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History's Headlines: Bethlehem book shop sees another Christmas as world's oldest book store

History's Headlines: Bethlehem book shop world's oldest

BETHLEHEM, Pa. - Bethlehem has become the Lehigh Valley's go to place for Christmas and few places in the Christmas City say holiday like the Moravian Book Shop.

Even in the heart of summer this emporium of commerce offers exotic ornaments and winter holiday items. And at this time of year it is particularly into the season. It sometimes seems to be an old Norman Rockwell Saturday Evening Post cover come to life. In an era when independent books stores are closing every day and even the giant mega book stores that ruled the 1980s and 1990s are disappearing, the Moravian Book Shop endures. 

But behind its Victorian façade, which has been the shop's location since 1871, is even more history. It was back in April 2000 that the store's manager noted an on-line item stating that the Joseph Smith & Son Book Shop, founded in Glasgow Scotland in 1751, had decided to close its doors.

This made the Moravian Book Shop the world's oldest book store. It was founded in 1745, at a time when the Stuart pretender Bonnie Prince Charlie was trying take back the British throne from that upstart German prince George II (he did not succeed), and the Moravian village overlooking the Lehigh was barely four years old.

How did the Moravian Book Shop get its start? Well it all began in a tavern-more particularly the Crown Tavern-across the Lehigh River in what is today South Bethlehem. Even though it was little by the mid-1740s it was already clear Bethlehem was heading for bigger things. Ever since Moravian leader Count von Zinzendorf had given the city its name in 1742, people, Moravians mostly, were flocking in. And there were many non-Moravians who were curious about what this unique community was all about.

To meet this need, and to keep the non-Moravians from just entering the community without permission, Zinzendorf decided what was needed was a "a house of entertainment," i.e.; a tavern. And so the Crown Inn was created. To help run the new facility the church leadership picked Samuel Powell and his wife Martha, English converts to the Moravian faith.

Powell and his wife arrived in Bethlehem from Philadelphia on September 30, 1745. The couple had been part of one of what the Moravians called "the Sea Congregations" that were among the first of the church to come to the New World, arriving in Philadelphia from England in June of 1742.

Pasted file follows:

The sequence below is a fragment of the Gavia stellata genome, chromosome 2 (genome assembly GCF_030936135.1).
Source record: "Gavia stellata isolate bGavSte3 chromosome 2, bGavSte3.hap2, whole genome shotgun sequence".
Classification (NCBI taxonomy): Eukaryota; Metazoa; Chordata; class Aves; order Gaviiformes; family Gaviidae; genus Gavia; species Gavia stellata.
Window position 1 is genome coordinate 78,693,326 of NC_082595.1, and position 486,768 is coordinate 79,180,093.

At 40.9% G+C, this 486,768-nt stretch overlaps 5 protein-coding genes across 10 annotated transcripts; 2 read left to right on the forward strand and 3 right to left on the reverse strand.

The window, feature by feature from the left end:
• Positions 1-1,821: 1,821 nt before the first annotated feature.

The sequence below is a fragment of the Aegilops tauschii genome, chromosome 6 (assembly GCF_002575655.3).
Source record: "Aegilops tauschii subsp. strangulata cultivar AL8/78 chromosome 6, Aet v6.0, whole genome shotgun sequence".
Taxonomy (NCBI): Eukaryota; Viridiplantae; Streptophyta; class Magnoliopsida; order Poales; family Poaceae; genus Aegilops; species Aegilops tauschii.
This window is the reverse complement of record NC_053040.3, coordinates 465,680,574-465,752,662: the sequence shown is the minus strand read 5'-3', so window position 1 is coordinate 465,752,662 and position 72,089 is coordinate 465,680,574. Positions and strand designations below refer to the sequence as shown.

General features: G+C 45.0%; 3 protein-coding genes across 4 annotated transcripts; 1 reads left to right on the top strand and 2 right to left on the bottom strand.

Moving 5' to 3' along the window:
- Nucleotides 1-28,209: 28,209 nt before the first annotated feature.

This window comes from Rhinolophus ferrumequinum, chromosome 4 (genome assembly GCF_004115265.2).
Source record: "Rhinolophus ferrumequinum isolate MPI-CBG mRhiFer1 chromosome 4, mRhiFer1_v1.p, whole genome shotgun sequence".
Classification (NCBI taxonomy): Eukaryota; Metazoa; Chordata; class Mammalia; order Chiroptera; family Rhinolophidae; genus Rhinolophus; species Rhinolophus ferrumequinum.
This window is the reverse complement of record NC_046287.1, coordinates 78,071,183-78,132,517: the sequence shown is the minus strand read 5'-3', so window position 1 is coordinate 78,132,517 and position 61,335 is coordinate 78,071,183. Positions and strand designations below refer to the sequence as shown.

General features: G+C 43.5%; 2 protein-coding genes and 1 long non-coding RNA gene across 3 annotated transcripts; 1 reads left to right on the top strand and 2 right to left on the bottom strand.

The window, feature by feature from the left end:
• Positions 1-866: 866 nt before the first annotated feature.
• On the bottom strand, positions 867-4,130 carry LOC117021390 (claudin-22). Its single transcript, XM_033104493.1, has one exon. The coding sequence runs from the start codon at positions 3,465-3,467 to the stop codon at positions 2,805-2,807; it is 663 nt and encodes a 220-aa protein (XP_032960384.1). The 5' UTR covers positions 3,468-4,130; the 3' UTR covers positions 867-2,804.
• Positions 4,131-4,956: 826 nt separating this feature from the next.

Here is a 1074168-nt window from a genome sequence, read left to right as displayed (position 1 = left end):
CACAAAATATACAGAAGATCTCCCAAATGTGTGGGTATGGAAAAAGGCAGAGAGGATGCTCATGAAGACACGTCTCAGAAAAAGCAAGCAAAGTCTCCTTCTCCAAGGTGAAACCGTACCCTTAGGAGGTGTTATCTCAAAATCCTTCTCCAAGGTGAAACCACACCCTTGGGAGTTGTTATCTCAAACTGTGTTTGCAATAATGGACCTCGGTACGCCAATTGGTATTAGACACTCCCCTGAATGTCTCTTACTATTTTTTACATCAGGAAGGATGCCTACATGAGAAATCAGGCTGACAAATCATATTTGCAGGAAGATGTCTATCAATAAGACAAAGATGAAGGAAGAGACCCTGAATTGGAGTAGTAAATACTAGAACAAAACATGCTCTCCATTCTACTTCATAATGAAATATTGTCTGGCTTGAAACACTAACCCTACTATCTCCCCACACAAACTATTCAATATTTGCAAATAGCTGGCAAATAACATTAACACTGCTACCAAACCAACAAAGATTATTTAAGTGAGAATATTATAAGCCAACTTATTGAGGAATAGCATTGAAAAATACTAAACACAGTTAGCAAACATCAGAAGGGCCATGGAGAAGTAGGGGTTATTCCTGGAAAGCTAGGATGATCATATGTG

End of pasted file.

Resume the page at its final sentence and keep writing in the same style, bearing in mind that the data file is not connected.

The early records show they were from Whitechurch (Album Monasterium in the German language Moravian records), a market town not far from the border with Wales in the county of Shropshire. Moravian records call it "the county of Salop" a name the Normans used for Shropshire after their conquest of England in 1066. Powell's occupation is listed as "brazier," applied as that time for someone who worked in brass or was a coppersmith.

Exactly why Powell was selected to fulfill the position of innkeeper for the little community is unknown. But to this day one of the most prominent buildings in Whitechurch is the Black Bear Inn, which was founded in the 1660s. Perhaps outside of his occupation Powell or his wife had some experience running or at least working at an inn.

The inn opened early in October and was an immediate success. And for reasons that are unclear, the following month, November of 1745, the Moravian leadership decided that it needed a book store. So they declared one open and put Powell in charge of it.

There is nothing on the record to explain why they decided they needed a book store. There might have been many reasons. For one thing Moravians were regarded as outsiders by many of the other German speakers in the Lehigh Valley. While some embraced them others were uncomfortable with their communal lifestyle.

Some thought their religious rites smacked too much of the Roman Catholic Church. And others-especially in the 1750s after the French and Indian War broke out with much violence on the frontier-were convinced Moravian were too friendly with the red man. They may have felt that selling books was a better way to explain themselves and even win converts.                        

Another reason may have been to provide their own people with good, legitimate, religious instruction. Many religious people on the Pennsylvania German frontier were horrified by the lack of an educated clergy. They were used to pastors in the old country, who were funded by the local governments of the German States, and educated in classical languages and biblical scholarship. It was perhaps a way of showing that Moravians were a faith that valued education.

Unfortunately we do not know exactly what books were sold at the first Moravian Book Shop. Undoubtedly they were largely works of religious devotion and hymn books.  Whatever they were it is difficult to imagine how Samuel and Martha Powell had time to run the Crown and the book shop. For the eight months they were running both of them more than 200 visitors were booked at the inn. Among other things they had to decorate and order everything from curtains to candlesticks.  Meals had to be provided along with hay or oats for a weary horse. Although we know the cost of the food and house wares used at the Crown, no one apparently thought to record what they brought in from the books they sold.

For unknown reasons in the spring of 1746 the Powells had had enough of book store running and left Bethlehem and returned to Philadelphia.

Their future may not have been prosperous. On September 10, 1762, Samuel Powell was buried in the city's potter's field set aside for the poor. It was later converted to Washington Square Park. But it might have pleased him to know that his name is preserved in history as the first manager of what is now the world's oldest bookstore.

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